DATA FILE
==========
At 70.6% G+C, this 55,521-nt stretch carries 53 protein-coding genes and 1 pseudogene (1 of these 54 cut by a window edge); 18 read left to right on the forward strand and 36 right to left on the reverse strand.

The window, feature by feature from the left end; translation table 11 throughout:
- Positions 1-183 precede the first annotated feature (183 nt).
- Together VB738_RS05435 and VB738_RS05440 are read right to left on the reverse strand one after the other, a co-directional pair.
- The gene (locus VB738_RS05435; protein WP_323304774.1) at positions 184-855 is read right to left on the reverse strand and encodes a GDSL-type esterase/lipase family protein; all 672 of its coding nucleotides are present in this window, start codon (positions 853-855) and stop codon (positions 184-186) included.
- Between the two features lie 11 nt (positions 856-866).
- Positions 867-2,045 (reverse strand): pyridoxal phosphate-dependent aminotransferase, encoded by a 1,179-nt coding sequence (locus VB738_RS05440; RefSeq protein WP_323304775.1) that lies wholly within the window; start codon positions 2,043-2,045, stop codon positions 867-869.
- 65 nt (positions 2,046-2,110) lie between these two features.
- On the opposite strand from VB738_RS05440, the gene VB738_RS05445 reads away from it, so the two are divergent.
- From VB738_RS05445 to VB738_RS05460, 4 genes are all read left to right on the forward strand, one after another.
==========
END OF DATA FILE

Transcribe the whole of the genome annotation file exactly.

At 70.6% G+C, this 55,521-nt stretch carries 53 protein-coding genes and 1 pseudogene (1 of these 54 cut by a window edge); 18 read left to right on the forward strand and 36 right to left on the reverse strand.

The window, feature by feature from the left end; translation table 11 throughout:
- Positions 1-183 precede the first annotated feature (183 nt).
- Together VB738_RS05435 and VB738_RS05440 are read right to left on the reverse strand one after the other, a co-directional pair.
- The gene (locus VB738_RS05435; protein WP_323304774.1) at positions 184-855 is read right to left on the reverse strand and encodes a GDSL-type esterase/lipase family protein; all 672 of its coding nucleotides are present in this window, start codon (positions 853-855) and stop codon (positions 184-186) included.
- Between the two features lie 11 nt (positions 856-866).
- Positions 867-2,045 (reverse strand): pyridoxal phosphate-dependent aminotransferase, encoded by a 1,179-nt coding sequence (locus VB738_RS05440; RefSeq protein WP_323304775.1) that lies wholly within the window; start codon positions 2,043-2,045, stop codon positions 867-869.
- 65 nt (positions 2,046-2,110) lie between these two features.
- On the opposite strand from VB738_RS05440, the gene VB738_RS05445 reads away from it, so the two are divergent.
- From VB738_RS05445 to VB738_RS05460, 4 genes are all read left to right on the forward strand, one after another.